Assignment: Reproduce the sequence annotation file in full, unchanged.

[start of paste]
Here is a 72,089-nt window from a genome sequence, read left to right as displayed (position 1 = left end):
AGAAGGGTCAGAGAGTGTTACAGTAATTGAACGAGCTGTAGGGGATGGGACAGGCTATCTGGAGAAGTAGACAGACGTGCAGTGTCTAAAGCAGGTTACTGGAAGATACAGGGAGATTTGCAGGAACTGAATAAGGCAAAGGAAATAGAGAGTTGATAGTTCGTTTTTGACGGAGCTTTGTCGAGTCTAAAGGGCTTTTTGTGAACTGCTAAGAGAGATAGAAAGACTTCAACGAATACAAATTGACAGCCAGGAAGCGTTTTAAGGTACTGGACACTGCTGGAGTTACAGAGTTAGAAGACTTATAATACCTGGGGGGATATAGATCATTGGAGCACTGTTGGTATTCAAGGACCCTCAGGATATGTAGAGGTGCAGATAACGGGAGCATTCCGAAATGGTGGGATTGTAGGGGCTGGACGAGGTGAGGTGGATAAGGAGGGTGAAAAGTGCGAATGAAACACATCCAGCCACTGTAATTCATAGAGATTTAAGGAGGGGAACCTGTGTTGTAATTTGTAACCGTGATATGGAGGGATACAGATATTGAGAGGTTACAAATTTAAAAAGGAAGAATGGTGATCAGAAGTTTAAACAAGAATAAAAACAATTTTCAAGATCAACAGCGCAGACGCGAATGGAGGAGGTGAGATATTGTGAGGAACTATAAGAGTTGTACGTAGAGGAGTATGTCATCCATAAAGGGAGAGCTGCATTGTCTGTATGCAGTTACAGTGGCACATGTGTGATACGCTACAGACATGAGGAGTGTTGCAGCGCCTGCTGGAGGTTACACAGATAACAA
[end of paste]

Here is a 72,089-nt window from a genome sequence, read left to right as displayed (position 1 = left end):
AGAAGGGTCAGAGAGTGTTACAGTAATTGAACGAGCTGTAGGGGATGGGACAGGCTATCTGGAGAAGTAGACAGACGTGCAGTGTCTAAAGCAGGTTACTGGAAGATACAGGGAGATTTGCAGGAACTGAATAAGGCAAAGGAAATAGAGAGTTGATAGTTCGTTTTTGACGGAGCTTTGTCGAGTCTAAAGGGCTTTTTGTGAACTGCTAAGAGAGATAGAAAGACTTCAACGAATACAAATTGACAGCCAGGAAGCGTTTTAAGGTACTGGACACTGCTGGAGTTACAGAGTTAGAAGACTTATAATACCTGGGGGGATATAGATCATTGGAGCACTGTTGGTATTCAAGGACCCTCAGGATATGTAGAGGTGCAGATAACGGGAGCATTCCGAAATGGTGGGATTGTAGGGGCTGGACGAGGTGAGGTGGATAAGGAGGGTGAAAAGTGCGAATGAAACACATCCAGCCACTGTAATTCATAGAGATTTAAGGAGGGGAACCTGTGTTGTAATTTGTAACCGTGATATGGAGGGATACAGATATTGAGAGGTTACAAATTTAAAAAGGAAGAATGGTGATCAGAAGTTTAAACAAGAATAAAAACAATTTTCAAGATCAACAGCGCAGACGCGAATGGAGGAGGTGAGATATTGTGAGGAACTATAAGAGTTGTACGTAGAGGAGTATGTCATCCATAAAGGGAGAGCTGCATTGTCTGTATGCAGTTACAGTGGCACATGTGTGATACGCTACAGACATGAGGAGTGTTGCAGCGCCTGCTGGAGGTTACACAGATAACAA